Regulating next-generation fixed access to telecommunications services

This paper, published on SSRN, considers a central issue in telecommunications regulation. What rules, if any, should regulators put in place to provide incentives for timely and efficient investment in NGA while, at the same time, preventing monopoly abuse – either by taking monopoly rents from end users or harming downstream competition? We focus on the regulatory environment in the EU in attempting to answer this question. But the proposals we make are equally relevant to the rest of the developed world.
There is a range of both active and passive remedies which regulators might use. We argue that, while passive remedies are important in enabling infrastructure-based competition, active (bitstream) remedies will be important for preserving competition in the supply of retail, NGA-based, products.

In particular, bitstream offers access seekers a way of reaching customers nation-wide at the same time as the national fixed incumbent for a relatively modest investment. This is especially important when competing for the revenues of multi-sited businesses. To regulate bitstream products effectively regulators might specify the price regulation principles which would apply to operators found to have significant market power (SMP) in NGA supply in advance of any market definition and SMP assessment.

To enable timely and efficient investment in NGA regulators should allow access providers to provide distinct NGA-based bitstream products to meet the needs of different segments of the end-user market and to then charge for these products at the wholesale level so as to reflect their value to end users rather than their costs. But regulators also need to put in place competitive safeguards. These might require access providers with SMP to supply all access seekers, including its own downstream retail business, on equivalent supply conditions and prevent them from exerting a price squeeze on access seekers. Access providers with SMP should also provide a price regulated bitstream product to replace unbundled local loops.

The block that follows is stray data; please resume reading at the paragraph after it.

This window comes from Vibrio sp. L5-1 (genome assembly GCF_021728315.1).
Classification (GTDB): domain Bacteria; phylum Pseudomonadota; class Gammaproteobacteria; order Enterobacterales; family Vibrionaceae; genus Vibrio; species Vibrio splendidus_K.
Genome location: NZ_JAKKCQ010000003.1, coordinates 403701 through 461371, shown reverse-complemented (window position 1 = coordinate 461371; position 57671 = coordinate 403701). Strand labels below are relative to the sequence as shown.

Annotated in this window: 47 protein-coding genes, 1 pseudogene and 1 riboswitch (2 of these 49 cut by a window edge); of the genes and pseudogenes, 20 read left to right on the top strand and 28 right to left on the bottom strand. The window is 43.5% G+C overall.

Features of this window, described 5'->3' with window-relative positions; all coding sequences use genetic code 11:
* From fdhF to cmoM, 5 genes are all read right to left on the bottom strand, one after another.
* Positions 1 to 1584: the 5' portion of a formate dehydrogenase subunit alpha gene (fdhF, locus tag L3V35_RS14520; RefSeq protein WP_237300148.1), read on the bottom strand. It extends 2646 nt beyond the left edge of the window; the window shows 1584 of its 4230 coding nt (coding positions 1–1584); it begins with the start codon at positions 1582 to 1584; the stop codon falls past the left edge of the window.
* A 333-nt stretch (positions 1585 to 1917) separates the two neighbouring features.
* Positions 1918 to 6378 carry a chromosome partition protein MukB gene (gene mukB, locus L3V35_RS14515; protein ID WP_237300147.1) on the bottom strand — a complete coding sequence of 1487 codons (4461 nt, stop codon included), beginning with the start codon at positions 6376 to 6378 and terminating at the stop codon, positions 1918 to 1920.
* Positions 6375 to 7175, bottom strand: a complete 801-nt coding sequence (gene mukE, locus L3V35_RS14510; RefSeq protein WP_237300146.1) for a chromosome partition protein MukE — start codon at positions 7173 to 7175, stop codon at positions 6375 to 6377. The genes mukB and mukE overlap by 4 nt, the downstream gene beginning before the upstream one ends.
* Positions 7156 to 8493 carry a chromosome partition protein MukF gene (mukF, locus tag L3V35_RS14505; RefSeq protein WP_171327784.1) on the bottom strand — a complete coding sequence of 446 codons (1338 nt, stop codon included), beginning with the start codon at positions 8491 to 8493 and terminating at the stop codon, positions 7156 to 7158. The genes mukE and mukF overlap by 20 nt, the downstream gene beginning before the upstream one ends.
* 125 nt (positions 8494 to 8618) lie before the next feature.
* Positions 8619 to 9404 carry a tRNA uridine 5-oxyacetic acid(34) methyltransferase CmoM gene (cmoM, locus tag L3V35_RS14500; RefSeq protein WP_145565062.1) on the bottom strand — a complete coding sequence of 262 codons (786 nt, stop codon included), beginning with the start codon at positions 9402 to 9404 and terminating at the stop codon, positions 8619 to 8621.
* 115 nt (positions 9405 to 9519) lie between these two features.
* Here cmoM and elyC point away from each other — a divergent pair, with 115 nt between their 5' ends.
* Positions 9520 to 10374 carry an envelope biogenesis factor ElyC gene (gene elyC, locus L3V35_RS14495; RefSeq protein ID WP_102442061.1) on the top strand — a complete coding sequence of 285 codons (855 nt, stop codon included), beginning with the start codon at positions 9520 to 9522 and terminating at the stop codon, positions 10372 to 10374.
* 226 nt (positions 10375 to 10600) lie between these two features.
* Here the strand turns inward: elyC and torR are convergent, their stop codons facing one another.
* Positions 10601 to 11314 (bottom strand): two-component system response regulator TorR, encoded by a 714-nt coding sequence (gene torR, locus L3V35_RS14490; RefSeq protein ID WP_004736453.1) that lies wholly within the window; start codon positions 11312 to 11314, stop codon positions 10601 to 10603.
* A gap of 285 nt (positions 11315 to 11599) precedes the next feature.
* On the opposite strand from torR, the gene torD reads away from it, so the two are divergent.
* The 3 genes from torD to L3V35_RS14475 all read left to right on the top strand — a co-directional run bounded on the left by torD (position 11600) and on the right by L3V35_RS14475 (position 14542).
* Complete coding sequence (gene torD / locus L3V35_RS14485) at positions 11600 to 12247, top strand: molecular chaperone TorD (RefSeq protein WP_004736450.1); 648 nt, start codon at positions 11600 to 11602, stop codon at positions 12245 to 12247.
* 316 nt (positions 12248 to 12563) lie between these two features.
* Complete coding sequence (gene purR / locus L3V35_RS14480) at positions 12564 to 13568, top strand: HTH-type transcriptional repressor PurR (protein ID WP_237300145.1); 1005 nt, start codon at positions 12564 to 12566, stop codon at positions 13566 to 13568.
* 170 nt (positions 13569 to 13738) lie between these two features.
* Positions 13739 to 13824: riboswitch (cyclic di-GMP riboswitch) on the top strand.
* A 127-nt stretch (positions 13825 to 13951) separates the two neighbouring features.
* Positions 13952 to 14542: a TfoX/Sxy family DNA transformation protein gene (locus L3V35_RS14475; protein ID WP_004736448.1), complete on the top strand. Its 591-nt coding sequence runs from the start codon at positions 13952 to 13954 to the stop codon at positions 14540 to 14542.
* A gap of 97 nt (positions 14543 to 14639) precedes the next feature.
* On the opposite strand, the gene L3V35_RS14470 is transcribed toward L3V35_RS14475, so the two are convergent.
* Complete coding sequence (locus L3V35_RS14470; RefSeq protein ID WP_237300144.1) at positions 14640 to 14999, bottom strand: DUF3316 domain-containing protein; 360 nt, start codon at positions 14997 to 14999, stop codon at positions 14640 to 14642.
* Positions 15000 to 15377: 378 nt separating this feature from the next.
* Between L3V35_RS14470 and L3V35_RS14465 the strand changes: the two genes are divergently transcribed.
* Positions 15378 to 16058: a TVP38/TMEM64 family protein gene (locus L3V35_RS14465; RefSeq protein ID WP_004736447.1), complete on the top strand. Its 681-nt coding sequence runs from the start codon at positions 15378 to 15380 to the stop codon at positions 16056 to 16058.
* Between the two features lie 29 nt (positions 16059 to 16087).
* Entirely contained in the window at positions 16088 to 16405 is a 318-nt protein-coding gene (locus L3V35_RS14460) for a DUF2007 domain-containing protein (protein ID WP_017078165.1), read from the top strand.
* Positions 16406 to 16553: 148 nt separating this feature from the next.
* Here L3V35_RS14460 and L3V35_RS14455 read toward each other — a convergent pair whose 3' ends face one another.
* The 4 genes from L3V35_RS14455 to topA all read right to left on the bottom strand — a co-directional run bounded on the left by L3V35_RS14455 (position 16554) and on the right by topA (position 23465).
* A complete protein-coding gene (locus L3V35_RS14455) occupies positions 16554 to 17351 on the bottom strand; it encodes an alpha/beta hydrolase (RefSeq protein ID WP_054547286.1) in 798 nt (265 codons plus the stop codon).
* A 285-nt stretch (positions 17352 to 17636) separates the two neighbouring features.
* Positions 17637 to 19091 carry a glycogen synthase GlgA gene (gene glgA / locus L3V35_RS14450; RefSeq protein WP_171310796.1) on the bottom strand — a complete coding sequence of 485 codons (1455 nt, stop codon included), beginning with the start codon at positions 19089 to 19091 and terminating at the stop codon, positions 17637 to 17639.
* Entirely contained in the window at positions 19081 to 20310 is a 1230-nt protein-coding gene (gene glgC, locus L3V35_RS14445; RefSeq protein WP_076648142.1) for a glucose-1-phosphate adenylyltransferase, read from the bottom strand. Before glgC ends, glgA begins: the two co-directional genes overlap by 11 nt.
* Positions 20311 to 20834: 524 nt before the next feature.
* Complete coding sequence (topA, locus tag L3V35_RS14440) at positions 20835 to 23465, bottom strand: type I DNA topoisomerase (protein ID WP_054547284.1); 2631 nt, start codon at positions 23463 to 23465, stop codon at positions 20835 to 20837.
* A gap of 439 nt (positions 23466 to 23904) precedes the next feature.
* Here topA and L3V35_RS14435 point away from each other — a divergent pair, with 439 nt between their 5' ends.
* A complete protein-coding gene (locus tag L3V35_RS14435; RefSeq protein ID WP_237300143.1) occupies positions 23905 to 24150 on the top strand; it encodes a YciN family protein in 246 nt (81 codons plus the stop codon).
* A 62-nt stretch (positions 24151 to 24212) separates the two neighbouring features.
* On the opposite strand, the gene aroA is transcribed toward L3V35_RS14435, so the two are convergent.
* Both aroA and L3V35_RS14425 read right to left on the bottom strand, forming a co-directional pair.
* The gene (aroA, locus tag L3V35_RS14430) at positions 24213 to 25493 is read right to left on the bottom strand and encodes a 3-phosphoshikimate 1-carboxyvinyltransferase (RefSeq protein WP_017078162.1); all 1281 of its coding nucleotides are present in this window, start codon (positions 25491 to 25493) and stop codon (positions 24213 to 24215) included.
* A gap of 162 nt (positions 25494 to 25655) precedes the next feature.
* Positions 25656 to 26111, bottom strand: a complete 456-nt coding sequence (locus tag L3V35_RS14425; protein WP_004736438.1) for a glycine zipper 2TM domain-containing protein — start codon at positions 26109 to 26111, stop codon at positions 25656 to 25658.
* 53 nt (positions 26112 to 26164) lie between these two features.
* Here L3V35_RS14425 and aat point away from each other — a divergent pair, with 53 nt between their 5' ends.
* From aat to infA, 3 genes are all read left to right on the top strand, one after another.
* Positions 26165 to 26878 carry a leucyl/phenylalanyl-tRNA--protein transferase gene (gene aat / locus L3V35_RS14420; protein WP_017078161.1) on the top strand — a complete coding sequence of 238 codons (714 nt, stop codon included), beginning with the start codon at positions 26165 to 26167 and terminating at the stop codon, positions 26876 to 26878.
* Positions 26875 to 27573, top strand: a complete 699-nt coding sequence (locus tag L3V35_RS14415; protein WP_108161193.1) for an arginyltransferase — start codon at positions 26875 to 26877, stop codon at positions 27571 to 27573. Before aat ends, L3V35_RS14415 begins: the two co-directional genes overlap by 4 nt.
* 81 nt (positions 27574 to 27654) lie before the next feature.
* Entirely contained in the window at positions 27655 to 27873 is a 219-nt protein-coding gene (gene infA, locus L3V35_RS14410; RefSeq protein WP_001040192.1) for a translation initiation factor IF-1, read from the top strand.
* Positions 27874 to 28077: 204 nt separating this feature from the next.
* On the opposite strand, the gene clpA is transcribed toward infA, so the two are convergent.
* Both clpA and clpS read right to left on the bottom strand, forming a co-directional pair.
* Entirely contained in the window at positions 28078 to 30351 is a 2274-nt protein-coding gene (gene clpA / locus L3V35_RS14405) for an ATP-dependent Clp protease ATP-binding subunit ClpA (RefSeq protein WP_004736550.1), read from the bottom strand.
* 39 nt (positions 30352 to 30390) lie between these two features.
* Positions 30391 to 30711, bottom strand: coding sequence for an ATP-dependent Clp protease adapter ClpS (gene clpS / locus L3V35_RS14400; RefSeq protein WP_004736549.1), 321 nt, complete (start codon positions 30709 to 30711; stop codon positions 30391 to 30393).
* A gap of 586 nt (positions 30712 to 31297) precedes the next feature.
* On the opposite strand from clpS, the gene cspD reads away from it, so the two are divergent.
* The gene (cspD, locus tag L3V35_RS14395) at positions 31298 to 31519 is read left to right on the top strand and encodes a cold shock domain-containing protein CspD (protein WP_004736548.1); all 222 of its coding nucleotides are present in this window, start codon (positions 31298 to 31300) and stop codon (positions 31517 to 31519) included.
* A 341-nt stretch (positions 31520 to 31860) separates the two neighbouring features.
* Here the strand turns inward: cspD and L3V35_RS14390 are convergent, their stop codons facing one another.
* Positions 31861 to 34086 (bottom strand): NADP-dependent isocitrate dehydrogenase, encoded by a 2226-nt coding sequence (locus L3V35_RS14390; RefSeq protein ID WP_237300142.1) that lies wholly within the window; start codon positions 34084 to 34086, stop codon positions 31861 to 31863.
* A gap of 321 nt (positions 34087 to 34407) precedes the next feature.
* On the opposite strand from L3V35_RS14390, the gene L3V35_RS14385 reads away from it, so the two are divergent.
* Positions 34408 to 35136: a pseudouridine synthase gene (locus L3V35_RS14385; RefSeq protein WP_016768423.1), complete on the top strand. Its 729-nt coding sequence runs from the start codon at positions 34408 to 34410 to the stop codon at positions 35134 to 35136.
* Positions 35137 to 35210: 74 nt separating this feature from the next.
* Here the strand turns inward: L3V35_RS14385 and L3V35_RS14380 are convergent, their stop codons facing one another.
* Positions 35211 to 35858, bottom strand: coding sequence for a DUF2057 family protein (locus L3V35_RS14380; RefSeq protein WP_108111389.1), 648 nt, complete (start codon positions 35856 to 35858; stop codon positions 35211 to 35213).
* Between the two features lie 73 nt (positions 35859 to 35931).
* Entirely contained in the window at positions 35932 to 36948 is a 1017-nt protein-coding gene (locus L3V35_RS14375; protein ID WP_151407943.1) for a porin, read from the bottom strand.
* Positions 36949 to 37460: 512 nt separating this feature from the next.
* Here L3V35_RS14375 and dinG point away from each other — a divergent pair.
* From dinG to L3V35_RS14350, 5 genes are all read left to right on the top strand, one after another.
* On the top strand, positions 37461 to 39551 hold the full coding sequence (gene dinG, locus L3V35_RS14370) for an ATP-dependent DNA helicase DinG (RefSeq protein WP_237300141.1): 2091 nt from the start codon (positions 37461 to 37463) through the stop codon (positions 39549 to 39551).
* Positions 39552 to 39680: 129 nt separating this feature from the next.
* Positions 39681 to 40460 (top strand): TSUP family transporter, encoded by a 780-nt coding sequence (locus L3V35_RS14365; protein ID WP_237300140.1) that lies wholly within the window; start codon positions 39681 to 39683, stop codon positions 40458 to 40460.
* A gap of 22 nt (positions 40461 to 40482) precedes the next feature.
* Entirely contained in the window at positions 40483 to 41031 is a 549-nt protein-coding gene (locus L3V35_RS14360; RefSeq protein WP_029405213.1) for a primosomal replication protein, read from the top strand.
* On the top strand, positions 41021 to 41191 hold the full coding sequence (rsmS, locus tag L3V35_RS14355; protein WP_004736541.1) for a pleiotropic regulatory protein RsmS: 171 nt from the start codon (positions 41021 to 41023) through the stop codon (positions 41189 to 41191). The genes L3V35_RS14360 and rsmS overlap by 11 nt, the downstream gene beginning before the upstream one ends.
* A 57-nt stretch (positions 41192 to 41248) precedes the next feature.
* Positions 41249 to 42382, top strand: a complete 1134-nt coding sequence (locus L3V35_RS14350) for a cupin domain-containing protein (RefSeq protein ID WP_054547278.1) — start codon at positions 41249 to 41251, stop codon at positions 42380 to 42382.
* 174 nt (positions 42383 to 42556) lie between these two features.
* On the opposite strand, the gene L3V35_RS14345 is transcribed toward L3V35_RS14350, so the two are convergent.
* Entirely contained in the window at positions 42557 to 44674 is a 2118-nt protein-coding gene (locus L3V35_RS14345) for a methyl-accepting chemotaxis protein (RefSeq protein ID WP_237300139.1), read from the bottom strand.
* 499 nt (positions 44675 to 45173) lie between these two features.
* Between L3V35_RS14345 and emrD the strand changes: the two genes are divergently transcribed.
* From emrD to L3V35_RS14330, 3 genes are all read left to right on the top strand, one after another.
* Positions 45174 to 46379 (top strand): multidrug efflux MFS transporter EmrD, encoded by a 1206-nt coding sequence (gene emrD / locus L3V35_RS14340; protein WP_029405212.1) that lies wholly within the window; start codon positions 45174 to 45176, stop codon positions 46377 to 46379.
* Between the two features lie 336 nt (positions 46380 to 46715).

Transition measures are also important in moving from competition based on copper access to competition based on NGA access. Here we argue that regulators should:

  • Remove obligations on access providers to offer legacy wholesale products at greenfield sites where they want to supply FTTH
  • Not require access providers to compensate local loop unbundlers for any shortening of economic asset lives as a result of closure of the copper access networks but give reasonable minimum notice of such closures so as to allow an orderly transition to competition in an NGA world
  • Allow incumbent fixed operators to shut down their copper networks.